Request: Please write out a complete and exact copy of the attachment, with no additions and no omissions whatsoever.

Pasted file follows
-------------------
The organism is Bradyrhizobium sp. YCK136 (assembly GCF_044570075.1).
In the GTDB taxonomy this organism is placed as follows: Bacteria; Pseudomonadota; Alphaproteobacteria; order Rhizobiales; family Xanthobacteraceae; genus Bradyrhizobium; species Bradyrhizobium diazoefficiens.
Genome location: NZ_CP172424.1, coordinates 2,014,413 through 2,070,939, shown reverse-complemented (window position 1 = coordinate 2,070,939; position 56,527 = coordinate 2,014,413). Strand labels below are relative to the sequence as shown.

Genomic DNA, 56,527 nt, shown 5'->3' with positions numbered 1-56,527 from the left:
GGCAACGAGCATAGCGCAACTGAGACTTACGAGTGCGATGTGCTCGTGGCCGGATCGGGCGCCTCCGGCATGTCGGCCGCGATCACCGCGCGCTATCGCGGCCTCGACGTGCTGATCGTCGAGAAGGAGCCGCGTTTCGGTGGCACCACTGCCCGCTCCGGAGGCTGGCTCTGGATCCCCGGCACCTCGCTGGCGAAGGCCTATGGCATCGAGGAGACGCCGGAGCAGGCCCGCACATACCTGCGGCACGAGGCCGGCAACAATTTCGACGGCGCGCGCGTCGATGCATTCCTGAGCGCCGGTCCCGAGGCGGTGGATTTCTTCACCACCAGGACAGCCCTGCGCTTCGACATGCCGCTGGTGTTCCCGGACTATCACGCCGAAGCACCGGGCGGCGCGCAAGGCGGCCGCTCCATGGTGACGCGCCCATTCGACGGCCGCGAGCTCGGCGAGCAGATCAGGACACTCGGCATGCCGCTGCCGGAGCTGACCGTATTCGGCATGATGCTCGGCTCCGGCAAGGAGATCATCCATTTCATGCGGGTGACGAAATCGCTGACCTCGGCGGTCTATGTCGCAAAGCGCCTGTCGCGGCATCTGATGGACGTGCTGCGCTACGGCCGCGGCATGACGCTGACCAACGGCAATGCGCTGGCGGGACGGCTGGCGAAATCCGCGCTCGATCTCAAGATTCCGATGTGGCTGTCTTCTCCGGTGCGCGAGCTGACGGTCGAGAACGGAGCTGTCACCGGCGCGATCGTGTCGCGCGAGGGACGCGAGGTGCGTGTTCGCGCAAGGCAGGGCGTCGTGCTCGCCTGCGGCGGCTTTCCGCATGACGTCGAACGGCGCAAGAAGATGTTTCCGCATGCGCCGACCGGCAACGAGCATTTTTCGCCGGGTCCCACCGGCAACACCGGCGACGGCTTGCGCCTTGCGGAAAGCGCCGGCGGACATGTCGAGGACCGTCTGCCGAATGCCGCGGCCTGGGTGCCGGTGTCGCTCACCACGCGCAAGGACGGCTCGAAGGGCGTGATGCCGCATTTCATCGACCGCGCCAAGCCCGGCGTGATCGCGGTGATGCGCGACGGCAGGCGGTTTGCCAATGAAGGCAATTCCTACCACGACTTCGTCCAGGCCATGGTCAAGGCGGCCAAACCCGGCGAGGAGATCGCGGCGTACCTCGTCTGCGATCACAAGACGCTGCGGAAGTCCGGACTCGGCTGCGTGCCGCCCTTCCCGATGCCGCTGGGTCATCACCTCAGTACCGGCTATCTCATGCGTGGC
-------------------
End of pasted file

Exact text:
The organism is Bradyrhizobium sp. YCK136 (assembly GCF_044570075.1).
In the GTDB taxonomy this organism is placed as follows: Bacteria; Pseudomonadota; Alphaproteobacteria; order Rhizobiales; family Xanthobacteraceae; genus Bradyrhizobium; species Bradyrhizobium diazoefficiens.
Genome location: NZ_CP172424.1, coordinates 2,014,413 through 2,070,939, shown reverse-complemented (window position 1 = coordinate 2,070,939; position 56,527 = coordinate 2,014,413). Strand labels below are relative to the sequence as shown.

Genomic DNA, 56,527 nt, shown 5'->3' with positions numbered 1-56,527 from the left:
GGCAACGAGCATAGCGCAACTGAGACTTACGAGTGCGATGTGCTCGTGGCCGGATCGGGCGCCTCCGGCATGTCGGCCGCGATCACCGCGCGCTATCGCGGCCTCGACGTGCTGATCGTCGAGAAGGAGCCGCGTTTCGGTGGCACCACTGCCCGCTCCGGAGGCTGGCTCTGGATCCCCGGCACCTCGCTGGCGAAGGCCTATGGCATCGAGGAGACGCCGGAGCAGGCCCGCACATACCTGCGGCACGAGGCCGGCAACAATTTCGACGGCGCGCGCGTCGATGCATTCCTGAGCGCCGGTCCCGAGGCGGTGGATTTCTTCACCACCAGGACAGCCCTGCGCTTCGACATGCCGCTGGTGTTCCCGGACTATCACGCCGAAGCACCGGGCGGCGCGCAAGGCGGCCGCTCCATGGTGACGCGCCCATTCGACGGCCGCGAGCTCGGCGAGCAGATCAGGACACTCGGCATGCCGCTGCCGGAGCTGACCGTATTCGGCATGATGCTCGGCTCCGGCAAGGAGATCATCCATTTCATGCGGGTGACGAAATCGCTGACCTCGGCGGTCTATGTCGCAAAGCGCCTGTCGCGGCATCTGATGGACGTGCTGCGCTACGGCCGCGGCATGACGCTGACCAACGGCAATGCGCTGGCGGGACGGCTGGCGAAATCCGCGCTCGATCTCAAGATTCCGATGTGGCTGTCTTCTCCGGTGCGCGAGCTGACGGTCGAGAACGGAGCTGTCACCGGCGCGATCGTGTCGCGCGAGGGACGCGAGGTGCGTGTTCGCGCAAGGCAGGGCGTCGTGCTCGCCTGCGGCGGCTTTCCGCATGACGTCGAACGGCGCAAGAAGATGTTTCCGCATGCGCCGACCGGCAACGAGCATTTTTCGCCGGGTCCCACCGGCAACACCGGCGACGGCTTGCGCCTTGCGGAAAGCGCCGGCGGACATGTCGAGGACCGTCTGCCGAATGCCGCGGCCTGGGTGCCGGTGTCGCTCACCACGCGCAAGGACGGCTCGAAGGGCGTGATGCCGCATTTCATCGACCGCGCCAAGCCCGGCGTGATCGCGGTGATGCGCGACGGCAGGCGGTTTGCCAATGAAGGCAATTCCTACCACGACTTCGTCCAGGCCATGGTCAAGGCGGCCAAACCCGGCGAGGAGATCGCGGCGTACCTCGTCTGCGATCACAAGACGCTGCGGAAGTCCGGACTCGGCTGCGTGCCGCCCTTCCCGATGCCGCTGGGTCATCACCTCAGTACCGGCTATCTCATGCGTGGC